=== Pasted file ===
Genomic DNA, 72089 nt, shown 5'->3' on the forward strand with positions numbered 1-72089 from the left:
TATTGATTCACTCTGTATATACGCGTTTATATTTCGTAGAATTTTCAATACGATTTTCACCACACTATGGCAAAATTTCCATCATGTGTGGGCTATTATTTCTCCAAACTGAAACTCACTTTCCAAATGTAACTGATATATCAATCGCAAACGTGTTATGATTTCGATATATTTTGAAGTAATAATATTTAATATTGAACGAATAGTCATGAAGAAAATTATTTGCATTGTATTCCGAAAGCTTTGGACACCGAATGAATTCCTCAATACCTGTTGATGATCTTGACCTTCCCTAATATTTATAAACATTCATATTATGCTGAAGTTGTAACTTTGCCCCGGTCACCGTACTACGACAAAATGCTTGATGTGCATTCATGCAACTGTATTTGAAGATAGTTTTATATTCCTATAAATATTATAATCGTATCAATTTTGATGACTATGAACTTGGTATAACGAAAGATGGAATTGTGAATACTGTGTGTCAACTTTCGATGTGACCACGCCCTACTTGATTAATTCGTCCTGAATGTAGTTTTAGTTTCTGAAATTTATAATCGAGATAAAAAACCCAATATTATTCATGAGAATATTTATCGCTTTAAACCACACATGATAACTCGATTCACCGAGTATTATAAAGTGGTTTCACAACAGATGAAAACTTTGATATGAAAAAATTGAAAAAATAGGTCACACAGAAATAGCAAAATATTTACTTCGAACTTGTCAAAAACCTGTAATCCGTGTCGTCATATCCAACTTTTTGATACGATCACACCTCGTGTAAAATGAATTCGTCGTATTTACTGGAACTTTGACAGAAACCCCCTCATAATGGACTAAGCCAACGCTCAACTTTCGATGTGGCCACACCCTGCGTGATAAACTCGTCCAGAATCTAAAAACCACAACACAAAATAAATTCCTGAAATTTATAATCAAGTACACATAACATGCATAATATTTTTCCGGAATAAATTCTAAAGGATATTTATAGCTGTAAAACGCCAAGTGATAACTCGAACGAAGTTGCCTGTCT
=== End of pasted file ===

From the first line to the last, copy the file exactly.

Genomic DNA, 72089 nt, shown 5'->3' on the forward strand with positions numbered 1-72089 from the left:
TATTGATTCACTCTGTATATACGCGTTTATATTTCGTAGAATTTTCAATACGATTTTCACCACACTATGGCAAAATTTCCATCATGTGTGGGCTATTATTTCTCCAAACTGAAACTCACTTTCCAAATGTAACTGATATATCAATCGCAAACGTGTTATGATTTCGATATATTTTGAAGTAATAATATTTAATATTGAACGAATAGTCATGAAGAAAATTATTTGCATTGTATTCCGAAAGCTTTGGACACCGAATGAATTCCTCAATACCTGTTGATGATCTTGACCTTCCCTAATATTTATAAACATTCATATTATGCTGAAGTTGTAACTTTGCCCCGGTCACCGTACTACGACAAAATGCTTGATGTGCATTCATGCAACTGTATTTGAAGATAGTTTTATATTCCTATAAATATTATAATCGTATCAATTTTGATGACTATGAACTTGGTATAACGAAAGATGGAATTGTGAATACTGTGTGTCAACTTTCGATGTGACCACGCCCTACTTGATTAATTCGTCCTGAATGTAGTTTTAGTTTCTGAAATTTATAATCGAGATAAAAAACCCAATATTATTCATGAGAATATTTATCGCTTTAAACCACACATGATAACTCGATTCACCGAGTATTATAAAGTGGTTTCACAACAGATGAAAACTTTGATATGAAAAAATTGAAAAAATAGGTCACACAGAAATAGCAAAATATTTACTTCGAACTTGTCAAAAACCTGTAATCCGTGTCGTCATATCCAACTTTTTGATACGATCACACCTCGTGTAAAATGAATTCGTCGTATTTACTGGAACTTTGACAGAAACCCCCTCATAATGGACTAAGCCAACGCTCAACTTTCGATGTGGCCACACCCTGCGTGATAAACTCGTCCAGAATCTAAAAACCACAACACAAAATAAATTCCTGAAATTTATAATCAAGTACACATAACATGCATAATATTTTTCCGGAATAAATTCTAAAGGATATTTATAGCTGTAAAACGCCAAGTGATAACTCGAACGAAGTTGCCTGTCT